USER REPORT: Leica Lumix Melange + Noctilux 0.95 vs. 1.0 Comparison on mFT
By Helge Hackbarth
The exceptional picture composing options of bright prime lenses make them desireble especially for the MicroFourThirds camera system. 3D-Kraft demonstrates how a bright standard lens transforms into a fantastic portrait focal length and compares the qualities of the Leica Noctilux-M 1:0.95 / 50mm with its predecessor, the Noctilux-M 1:1.0 / 50mm.
The recent success story of the mirror-less, and thus relatively compact Micro Four Thirds (mFT) camera system was pushed forward also by the fact that quite quickly the usual focal lengths from wide angle to telephoto were covered with compact and high quality lenses from Olympus and Panasonic. Even attractive ultra wide-angle and super telephoto zoom lenses are available meanwhile. However bright prime lenses lacked for a long time.
The enormous demand for the – mostly sold – Voigtänder Nokton 25mm/0.95 shows the strong desire for such primes. It’s not just the high gain at low light, that many users require, but also the associated shallow depth of field (DOF) available for attractive image compositions. Because of the smaller camera sensor (crop factor 2 compared to a “full frame” sensor) the focal length required for a certain viewing angle halves as well but the ratio of focal length and full aperture diameter doubles for a comparably shallow depth of field. Thus a person to be portrayed in front of a background that should appear with a smooth and creamy bokeh requires focal lengths of about 35 to 50 mm and an open aperture starting at about f 1.0 to 1.4 which makes these lenses usually much more expensive.
Viewing angle / Crop of a FourThirds sensors compared to a “full frame” 35mm sensor at identical focal length.
(Image courtesy: Peter Lück, Camera-JPEG Leica Noctilux 1.0 with open aperture at Leica M9)
Fortunately, you are not forced to wait for the offering of such a lens segment in the MFT. The possibility to adapt almost any other lens system to Micro Four Thirds System cameras because of the mirror-less design was quickly recognized, so there are lots of appropriate adapters available meanwhile. Because of an only slightly different flange back distance of the Leica M system, lenses for cameras with the M-bayonet can also be used in the MFT system and they are – thanks to their high quality – even after many years coveted hunting objects in the second hand market. In general, they have no auto focus or lose this ability with other systems through the most purely mechanical adaptation. With some practice, manual focusing on such specialized lenses will be appreciated soon, because it allows for the sometimes only inches deep depth of field set more preciisely than with any automatic. Very useful here are electronic view finders (EVF) that can be easily activated and that allow 5x or 10x magnification.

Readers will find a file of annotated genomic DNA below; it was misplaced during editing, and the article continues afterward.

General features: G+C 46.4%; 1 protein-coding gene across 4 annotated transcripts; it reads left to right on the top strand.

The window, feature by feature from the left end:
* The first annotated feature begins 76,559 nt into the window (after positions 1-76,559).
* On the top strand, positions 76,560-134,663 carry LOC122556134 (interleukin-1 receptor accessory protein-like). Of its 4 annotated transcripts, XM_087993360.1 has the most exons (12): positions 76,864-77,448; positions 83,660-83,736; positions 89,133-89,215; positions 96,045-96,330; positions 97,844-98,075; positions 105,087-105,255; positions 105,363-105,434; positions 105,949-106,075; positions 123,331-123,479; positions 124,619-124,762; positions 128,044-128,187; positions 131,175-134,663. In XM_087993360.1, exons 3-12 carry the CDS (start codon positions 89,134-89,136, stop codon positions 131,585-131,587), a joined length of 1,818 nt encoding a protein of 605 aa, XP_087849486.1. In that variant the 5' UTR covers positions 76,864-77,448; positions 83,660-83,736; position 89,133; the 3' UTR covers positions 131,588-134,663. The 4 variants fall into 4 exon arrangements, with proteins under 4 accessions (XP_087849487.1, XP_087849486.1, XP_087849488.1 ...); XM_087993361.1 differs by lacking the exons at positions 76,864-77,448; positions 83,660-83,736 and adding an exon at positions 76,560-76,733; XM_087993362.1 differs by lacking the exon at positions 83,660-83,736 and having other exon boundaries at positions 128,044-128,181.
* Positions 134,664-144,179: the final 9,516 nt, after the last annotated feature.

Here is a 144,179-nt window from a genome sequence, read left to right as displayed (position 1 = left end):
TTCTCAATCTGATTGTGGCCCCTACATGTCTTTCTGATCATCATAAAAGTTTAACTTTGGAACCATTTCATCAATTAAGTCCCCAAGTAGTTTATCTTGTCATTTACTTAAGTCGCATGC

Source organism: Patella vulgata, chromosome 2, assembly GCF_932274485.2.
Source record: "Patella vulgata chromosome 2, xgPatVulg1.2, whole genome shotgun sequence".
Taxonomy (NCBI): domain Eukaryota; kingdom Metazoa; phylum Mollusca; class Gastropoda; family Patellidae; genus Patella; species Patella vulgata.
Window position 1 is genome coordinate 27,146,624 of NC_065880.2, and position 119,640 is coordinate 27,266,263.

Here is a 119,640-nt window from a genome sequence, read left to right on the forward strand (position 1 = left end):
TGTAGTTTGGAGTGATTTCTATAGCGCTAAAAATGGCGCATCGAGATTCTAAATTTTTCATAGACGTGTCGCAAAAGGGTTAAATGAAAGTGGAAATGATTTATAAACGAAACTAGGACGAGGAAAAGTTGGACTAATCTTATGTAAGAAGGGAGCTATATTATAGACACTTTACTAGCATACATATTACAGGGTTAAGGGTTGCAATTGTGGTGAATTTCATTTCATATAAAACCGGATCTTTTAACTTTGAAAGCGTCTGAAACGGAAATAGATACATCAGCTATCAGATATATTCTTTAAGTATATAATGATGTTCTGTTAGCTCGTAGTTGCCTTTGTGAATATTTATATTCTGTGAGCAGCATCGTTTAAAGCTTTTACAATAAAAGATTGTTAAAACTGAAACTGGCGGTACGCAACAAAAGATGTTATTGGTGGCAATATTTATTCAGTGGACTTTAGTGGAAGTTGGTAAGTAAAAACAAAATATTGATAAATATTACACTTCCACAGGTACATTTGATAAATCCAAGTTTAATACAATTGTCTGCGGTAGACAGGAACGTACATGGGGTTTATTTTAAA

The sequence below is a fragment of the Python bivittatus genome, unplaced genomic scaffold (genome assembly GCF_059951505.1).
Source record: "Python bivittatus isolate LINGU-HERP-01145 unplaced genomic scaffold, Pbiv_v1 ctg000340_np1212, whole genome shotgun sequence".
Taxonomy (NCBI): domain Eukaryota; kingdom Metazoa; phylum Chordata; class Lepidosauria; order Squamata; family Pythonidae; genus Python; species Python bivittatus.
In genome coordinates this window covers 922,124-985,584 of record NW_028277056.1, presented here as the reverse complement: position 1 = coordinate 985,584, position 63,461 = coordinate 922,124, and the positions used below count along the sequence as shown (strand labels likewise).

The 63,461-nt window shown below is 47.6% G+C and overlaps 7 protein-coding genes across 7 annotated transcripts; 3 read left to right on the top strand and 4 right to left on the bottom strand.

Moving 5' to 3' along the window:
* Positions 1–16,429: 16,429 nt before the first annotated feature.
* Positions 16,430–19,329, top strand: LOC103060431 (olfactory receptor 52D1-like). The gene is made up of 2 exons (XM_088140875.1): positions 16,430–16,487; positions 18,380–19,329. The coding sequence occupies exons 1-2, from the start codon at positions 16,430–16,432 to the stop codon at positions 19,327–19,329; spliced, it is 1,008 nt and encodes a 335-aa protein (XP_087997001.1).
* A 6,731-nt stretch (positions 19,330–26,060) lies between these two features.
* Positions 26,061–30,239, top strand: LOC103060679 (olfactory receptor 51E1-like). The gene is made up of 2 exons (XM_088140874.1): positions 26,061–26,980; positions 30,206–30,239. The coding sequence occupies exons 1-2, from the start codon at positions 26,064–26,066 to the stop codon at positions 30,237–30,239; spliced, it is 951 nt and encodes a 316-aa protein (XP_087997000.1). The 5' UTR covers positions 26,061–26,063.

When you enter the area of extremely large-aperture lenses, you will sooner or later come accross the Leica Noctilux 50mm/0.95, which is currently the world’s brightest aspheric lens. It appeared in 2008 and is the successor to the legendary “King of the Night”, the Leica Noctilux 50mm/1.0. It represents like not other Leica’s excellence to develop and manufacture such high-quality lenses. While the current 0.95er Noctilux is hard to get and because of its price tag of approximately 8000 EUR it is often beyond the budget. Its predecessor has better availability in the second hand market now and can be won around around 3500 to 4800 EUR – depending on age and condition. Of course there are some much cheaper alternatives, such as the Voigtlander Nokton 50mm/1.1 or the 50mm/1.2 Canon EF. They may be worth its price, but achieve balance with regard to sharpness, contrast and bokeh not on the level of a Leica Noctilux. So who is willing to invest such sums into a manual fixed focal length, will ask as the next question, if the additional expenditure for a new Leica Noctilux 50/0.95 against a 50/1.0 – in good condition – appears justified.
1st image: Leica Noctilux-M 1:1.0 / 50mm (E60 version with extensible, slightly square lens hood)
Bottom image: Leica Noctilux-M 1:0.95 / 50mm (with extensible lens hood))
A few facts first about the older Noctilux: It was manufactured in Canada since 1975, initially in a version with 58mm filter thread, and later as “E 60” with a 60mm filter thread. The hood changed its shape over the years as well. Was it at first round and screw-on, it was later fixed but extensible. The latest E60 version is already 6-bit coded, has a rather square, sliding hood with rounded corners that produces less shade to the viewfinder of a Leica M camera. The optics was based on the same calulation throughout the entire period but the antireflective coating is rumored to have changed over the years. The actual focal length of each item is measured in the final production step. The result is engraved in the housing using the following codes: 00 for 50mm, 01 for 51mm and 02 for 52mm.